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You are my refuge, O Lord; you fill me with the joy of salvation.

Happy the man whose offence is forgiven,
whose sin is remitted.
O happy the man to whom the Lord
imputes no guilt,
in whose spirit is no guile.

You are my refuge, O Lord; you fill me with the joy of salvation.

But now I have acknowledged my sins;
my guilt I did not hide.
I said: ‘I will confess
my offence to the Lord.’
And you, Lord, have forgiven
the guilt of my sin.

You are my refuge, O Lord; you fill me with the joy of salvation.

Rejoice, rejoice in the Lord,
exult, you just!
O come, ring out your joy,
all you upright of heart.

You are my refuge, O Lord; you fill me with the joy of salvation.

Responsorial Psalm for Sunday of the 6th Week in Ordinary Time
Psalm 31:1-2,5,11

The Lord forgives and we prize him for his mercy.

We too are called to be merciful in imitation of him, extending the opportunity for repentance and healing to others. By our patience and our generosity, we have the opportunity to allow other people to grow… and to share with them the kingdom of heaven.

‘Those whose sins you forgive they are forgiven’. Basilica of the Annunication, Nazareth. (c) 2017, Allen Morris

Speak Lord: Free us, guide us

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Whatever you eat, whatever you drink, whatever you do at all, do it for the glory of God. Never do anything offensive to anyone – to Jews or Greeks or to the Church of God; just as I try to be helpful to everyone at all times, not anxious for my own advantage but for the advantage of everybody else, so that they may be saved. Take me for your model, as I take Christ.

Second reading for Sunday of the 6th Week of Ordinary Time
1 Corinthians 10:31-11:1

St Augustine taught:

Once and for all, I give you this one short command: love, and do what you will. If you hold your peace, hold your peace out of love. If you cry out, cry out in love. If you correct someone, correct them out of love. If you spare them, spare them out of love. Let the root of love be in you: nothing can spring from it but good.

Part of his point is that with the best will in the world, and having taken every effort to inform our conscience, we will sometimes do right and sometimes do wrong. It’s not that we intend to do wrong if we intend to do right, and vice versa. But sometimes it ends up that way. So, at least, we should always seek that whatever we do we do for love.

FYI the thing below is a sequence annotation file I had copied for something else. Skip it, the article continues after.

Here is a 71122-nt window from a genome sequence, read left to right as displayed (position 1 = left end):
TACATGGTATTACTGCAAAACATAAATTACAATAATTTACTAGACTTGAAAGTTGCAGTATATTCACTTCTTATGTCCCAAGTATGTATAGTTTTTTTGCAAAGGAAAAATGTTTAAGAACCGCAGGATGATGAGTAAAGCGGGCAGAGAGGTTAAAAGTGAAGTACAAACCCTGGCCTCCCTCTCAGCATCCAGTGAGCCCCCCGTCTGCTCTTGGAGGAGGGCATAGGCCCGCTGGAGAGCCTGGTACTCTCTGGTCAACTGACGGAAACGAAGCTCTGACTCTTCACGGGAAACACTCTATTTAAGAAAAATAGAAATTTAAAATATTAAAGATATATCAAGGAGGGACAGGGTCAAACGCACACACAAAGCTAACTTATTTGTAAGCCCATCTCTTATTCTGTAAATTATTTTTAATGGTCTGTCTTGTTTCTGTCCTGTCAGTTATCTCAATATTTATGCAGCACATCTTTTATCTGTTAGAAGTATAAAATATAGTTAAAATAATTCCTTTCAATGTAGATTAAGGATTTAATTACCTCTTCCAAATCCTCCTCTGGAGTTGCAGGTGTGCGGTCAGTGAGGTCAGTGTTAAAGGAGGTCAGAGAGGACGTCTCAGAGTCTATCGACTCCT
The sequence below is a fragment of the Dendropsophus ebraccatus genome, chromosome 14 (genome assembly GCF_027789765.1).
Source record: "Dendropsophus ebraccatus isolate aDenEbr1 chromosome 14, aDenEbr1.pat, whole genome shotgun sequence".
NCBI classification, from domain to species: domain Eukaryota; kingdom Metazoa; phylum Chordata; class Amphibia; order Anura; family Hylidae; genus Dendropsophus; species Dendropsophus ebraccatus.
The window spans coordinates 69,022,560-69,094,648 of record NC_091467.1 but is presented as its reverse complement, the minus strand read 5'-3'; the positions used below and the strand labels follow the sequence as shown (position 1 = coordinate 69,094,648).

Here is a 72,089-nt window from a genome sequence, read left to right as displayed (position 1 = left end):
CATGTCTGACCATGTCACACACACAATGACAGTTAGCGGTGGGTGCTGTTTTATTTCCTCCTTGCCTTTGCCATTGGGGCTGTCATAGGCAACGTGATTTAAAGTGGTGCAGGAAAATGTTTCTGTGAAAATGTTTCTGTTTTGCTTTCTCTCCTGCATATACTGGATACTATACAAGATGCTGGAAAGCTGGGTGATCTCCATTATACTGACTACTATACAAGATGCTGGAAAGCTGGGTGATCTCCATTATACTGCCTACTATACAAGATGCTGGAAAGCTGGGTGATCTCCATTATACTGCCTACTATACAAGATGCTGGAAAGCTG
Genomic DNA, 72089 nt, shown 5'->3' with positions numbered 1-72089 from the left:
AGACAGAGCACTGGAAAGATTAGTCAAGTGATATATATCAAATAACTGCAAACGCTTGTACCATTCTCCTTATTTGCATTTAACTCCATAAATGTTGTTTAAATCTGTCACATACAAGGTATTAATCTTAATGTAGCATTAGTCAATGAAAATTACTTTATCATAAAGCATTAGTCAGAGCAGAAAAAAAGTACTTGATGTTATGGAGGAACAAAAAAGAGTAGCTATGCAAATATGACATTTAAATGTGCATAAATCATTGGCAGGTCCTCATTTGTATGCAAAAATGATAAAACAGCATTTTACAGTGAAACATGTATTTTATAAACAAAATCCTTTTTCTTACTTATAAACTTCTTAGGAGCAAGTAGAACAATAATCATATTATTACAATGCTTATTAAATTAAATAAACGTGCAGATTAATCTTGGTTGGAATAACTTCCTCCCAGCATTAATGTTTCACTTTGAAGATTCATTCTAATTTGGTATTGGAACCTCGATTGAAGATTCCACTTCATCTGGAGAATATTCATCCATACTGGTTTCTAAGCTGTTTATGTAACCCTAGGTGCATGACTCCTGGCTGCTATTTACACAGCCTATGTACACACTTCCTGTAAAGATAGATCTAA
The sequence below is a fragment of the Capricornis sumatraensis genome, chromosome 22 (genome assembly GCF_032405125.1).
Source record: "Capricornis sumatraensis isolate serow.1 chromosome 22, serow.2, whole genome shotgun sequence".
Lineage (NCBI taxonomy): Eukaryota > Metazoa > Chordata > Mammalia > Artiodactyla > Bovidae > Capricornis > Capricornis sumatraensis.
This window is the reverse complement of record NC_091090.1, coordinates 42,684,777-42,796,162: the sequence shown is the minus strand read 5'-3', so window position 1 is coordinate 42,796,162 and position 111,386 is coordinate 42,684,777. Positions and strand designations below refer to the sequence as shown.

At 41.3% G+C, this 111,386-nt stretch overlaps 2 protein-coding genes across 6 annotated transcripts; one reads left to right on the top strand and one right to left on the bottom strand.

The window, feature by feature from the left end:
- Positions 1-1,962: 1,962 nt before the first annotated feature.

And for us who believe in Jesus, we will also do for him. When we make poor judgement or mistakes, at least that intention will remain in our favour as we strive to live love.

2-4 C tombstone, Cumbria, England. Collection of British Museum. (c) 2017, Allen Morris

 

Speak Lord: Help us answer your call

DSC00865.jpgA leper came to Jesus and pleaded on his knees: ‘If you want to’ he said ‘you can cure me.’ Feeling sorry for him, Jesus stretched out his hand and touched him. ‘Of course I want to!’ he said. ‘Be cured!’ And the leprosy left him at once and he was cured. Jesus immediately sent him away and sternly ordered him, ‘Mind you say nothing to anyone, but go and show yourself to the priest, and make the offering for your healing prescribed by Moses as evidence of your recovery.’ The man went away, but then started talking about it freely and telling the story everywhere, so that Jesus could no longer go openly into any town, but had to stay outside in places where nobody lived. Even so, people from all around would come to him.

Gospel for the Sunday of the 6th Week in Ordinary Time
Mark 1:40-45

Of course Jesus wants us to be cured, healed, free to live to the fullness of life.

But do we want to? Sometimes, at moments of crisis, we do? And we make the firmest of resolutions to embrace the gifts that come our way by the grace of God. And then?

Sometimes we forget. Sometimes other weaknesses prevail. Too often we find ourselves back where we were, and it can seem unchanged by God’s grace or by our own resolution.

But those experiences of failing can play their part in our being recovered by God. Can make us realise that the change that is needed is not cosmetic, not just something of the surface and of our public lives. The change is needed deeper down inside, of us ourselves. And God longs for us to seek that…

  • How are you beginning to prepare for Lent?
  • What acts of fasting, prayer and charity are you planning to help you, and to help God to help you,  live more faithfully?

‘Come to me’. Street Art, Cracow, Poland. (c) 2013, Allen Morris.